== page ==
Philippine Glaucoma Society

Continuing the vision quest
By Earl D.C. Bracamonte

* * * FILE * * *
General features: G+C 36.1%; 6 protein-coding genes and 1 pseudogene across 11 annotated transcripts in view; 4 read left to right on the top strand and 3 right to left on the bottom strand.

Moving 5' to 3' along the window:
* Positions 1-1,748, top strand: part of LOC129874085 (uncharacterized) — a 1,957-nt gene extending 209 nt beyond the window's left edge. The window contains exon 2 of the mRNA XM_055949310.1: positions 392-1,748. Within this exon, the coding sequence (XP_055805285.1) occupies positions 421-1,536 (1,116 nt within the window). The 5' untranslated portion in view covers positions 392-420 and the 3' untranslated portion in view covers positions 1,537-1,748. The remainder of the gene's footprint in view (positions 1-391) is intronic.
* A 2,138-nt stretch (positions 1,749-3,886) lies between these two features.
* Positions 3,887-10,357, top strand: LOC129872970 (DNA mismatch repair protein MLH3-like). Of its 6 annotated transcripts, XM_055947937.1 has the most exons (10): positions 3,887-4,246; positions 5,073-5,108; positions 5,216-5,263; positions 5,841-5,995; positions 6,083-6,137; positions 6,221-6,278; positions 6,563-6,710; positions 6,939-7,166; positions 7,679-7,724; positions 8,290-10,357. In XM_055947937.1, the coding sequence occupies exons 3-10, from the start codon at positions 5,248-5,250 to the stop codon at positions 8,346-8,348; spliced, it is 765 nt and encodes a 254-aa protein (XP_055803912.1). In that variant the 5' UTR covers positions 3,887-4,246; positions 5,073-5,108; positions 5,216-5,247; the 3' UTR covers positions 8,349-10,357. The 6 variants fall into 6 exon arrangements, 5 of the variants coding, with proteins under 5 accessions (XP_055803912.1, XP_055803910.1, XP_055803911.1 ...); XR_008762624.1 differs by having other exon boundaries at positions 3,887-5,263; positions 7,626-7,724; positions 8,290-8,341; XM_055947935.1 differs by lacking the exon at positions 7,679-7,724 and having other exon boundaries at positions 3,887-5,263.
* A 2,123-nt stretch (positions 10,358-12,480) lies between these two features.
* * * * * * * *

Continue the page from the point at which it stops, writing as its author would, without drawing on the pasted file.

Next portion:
Glaucoma is a complicated disease in which damage to the optic nerve leads to progressive, irreversible vision loss. The disease permanently damages the optic nerve, which is what connects the eye to the brain, and causes a shrinking of the visual field. According to the World Health Organization (WHO), it is the second leading cause of blindness in the world. Globally, around 70-million people already have this condition due in part to the rapidly aging population, as revealed by a data provided by the Glaucoma Research Foundation of the United States. “While AMD is the death of the macula and central vision, glaucoma targets the main optic nerve and causes permanent vision loss. It first attacks peripheral vision, top and below, and then darkness. It is not age-related but age is a major risk factor. Some are born with it, these are the congenital cases. Having larger eyes is one of the symptoms and so are frequent tearing and sensitivity to light. We differentiate glaucoma with cataract in that the latter is a lens disease. Night blindness, on the other hand, plagues the retina,” informed Dr. Ma. Imelda Yap-Veloso, incumbent president of the Philippine Glaucoma Society (PGS). Dr. Veloso received glaucoma training from the Harvard Medical School – at the Massachusetts Eye & Ear Infirmary – in Boston, USA. She is affiliated with the Asian Eye Institute (Rockwell) and a member of the teaching faculty at the Sentro Ophthalmologico Jose Rizal of the Phil. General Hospital (UP-PGH). Glaucoma is a condition that affects the eye’s optic nerve, a bundle of tissues that carries information about what one sees from the eyes to the brain. This damage is usually – but not always – caused by the build-up of naturally-produced fluid within the eye. When fluid cannot escape, the resulting pressure causes the optic nerve to deteriorate, resulting in vision loss and irreversible blindness.It slowly impairs vision. Like the dreaded disease, cancer, it has no cure and commonly neither show signs in the early stages nor manifest painful symptoms. Moreover, a small number of patients with glaucoma also experience episodes of eye pain, blurred vision, redness, headache, vomiting, and seeing ‘rainbows around lights.’In fact, by the year 2020, it is estimated that 11.2-million more individuals will be blind in both eyes from this condition, as stated by Prof. Harry Quigley and Aimee Broman of the Wilmer Ophthalmological Institute in Baltimore, Maryland.In the Philippines, glaucoma has been ranked as the leading cause of blindness in both eyes. Yet, as a blindness that is a permanent paralysis, it is taken much too lightly. It is the country’s No. 1 cause of bilateral irreversible vision loss, as reported by the Philippine National Survey of blindness. Unfortunately, there are no currently reliable estimates as to how many more Filipinos have the disease. Glaucoma is not picky. It can afflict a person regardless of age, health, or race. It can occur at any age, but the most commonly affected are the older individuals. “The PGS does nationwide research to determine which provinces have more of the condition. Glaucoma has to be diagnosed in its earliest stage; before loss of peripheral vision occurs. At an earlier stage, the disease is easier to manage and control; that is, if preventive measures are given that early,” advised Dr. Yap-Veloso.There is no single diagnostic test for glaucoma. Early detection and treatment is important to control it. Once diagnosed, the patient must follow-up with their doctors periodically, without fail, for the rest of their lives.In most cases, glaucoma develops gradually and painlessly, and without symptoms as only half of those who are actually diagnosed with the disease have any symptoms at all. Symptoms related to loss of vision or reduced vision in a person with glaucoma indicates advanced disease stage.There are several types of glaucoma; each presenting a variety of symptoms. The most common types which are called primary open-angle and angle-closure glaucoma have completely different symptoms.Primary open-angle glaucoma is generally quiet in terms of symptoms. There is a gradual loss of peripheral vision, usually in both eyes. Noticeable tunnel vision only occurs in the advanced stages.In acute angle-closure glaucoma, one should watch out for the occurrence of severe eye pain, nausea and vomiting (accompanying the severe eye pain), sudden onset of blurred vision, halos around lights, as well as reddening of the eye.Majority of patients who are elderly individuals often attribute their loss of vision to just growing old, which is not always the case. While vision loss from glaucoma is silent, slow, progressive, and irreversible, one should realize that it is treatable and that blindness may be prevented. Glaucoma can be controlled especially when detected early. “It is imperative that patients know the risk factors like age, family history, those taking steroids, and even those self-medicating with eye drops. Neo-vascular glaucoma, for example, is a risk for those with diabetes. We are thankful of entities like Allergan who help us do free eye screening in hospitals as well as in helping disseminate literature in our info campaign,” intoned the assertive PGS prexy.Everyone is at risk: from babies to senior citizens; though the disease is far more common with the latter. It is therefore important to have regular eye examinations by a medical professional, especially if one is over the age of 40. The risk of developing glaucoma increases if one is found to have high eye pressure (as measured in a routine eye exam), a family history of glaucoma, is aged over 45, have previous eye injury, chronic steroid use, diabetes mellitus and is of Asian descent.During a glaucoma screening exam, the eye doctor will look inside the eye for signs of damage to the optic nerve. In addition, the doctor will gauge the fluid pressure inside the eyes with an instrument called a tonometer, which either rests against your eyes (numbed) surface or sends a puff of air onto the cornea. The adequacy of the eye’s fluid drainage channels is also assessed (gonioscopy). Other tests that may be included are those that measure one’s peripheral vision (perimetry) and visual acuity.To tackle this growing problem, the PGS held numerous glaucoma forums for lay people as well as glaucoma screening activities in selected hospitals and eye centers countrywide last month.In partnership with the medical community, Allergan brings scientific excellence and rigor to deliver leading products that address glaucoma concerns. Allergan goes above and beyond this to provide information and education to the highest level of integrity. This helps patients to fully understand the choices available to them and make well-informed treatment decisions with their doctors.Allergan is a global, technology-driven, multi-specialty health care company pursuing therapeutic advances to help patients live life to their fullest potential while the PGS is an internationally-recognized leader in providing excellent glaucoma care in the Philippines through education, exchange of ideas, research and publication.The PGS also strives to eradicate glaucoma by increasing awareness of the disease in the community, healthcare system, policy-making bodies, and among patients with the disease. The organization also aims to educate the community, provide improved service for indigent patients, and initiate research on the condition.“Some of the treatments include laser and surgery. In open-angle cases, the pressure builds up because the drainage canal is not functioning. In closed-angle cases, eye drops are administered to help in the outflow thereby easing pressure. Should scarring occur after surgery, a silicon tube implant is placed to afford continuous flow of fluids and do away with pressure build-up,” concluded Dr. Yap-Veloso.Glaucoma can be prevented by having regular eye check-ups. Immediately consult your doctor or ophthalmologist if you have blurry vision or if you experience eye pain.Despite the increasing worldwide prevalence of glaucoma, both the PGS and Allergan believe that increasing glaucoma awareness will lead to early diagnosis and treatment, and eventually to a better chance of preventing blindness from the disease. All of the aforementioned concerns are geared towards achieving the PGS’ vision that no Filipino shall ever go blind from glaucoma.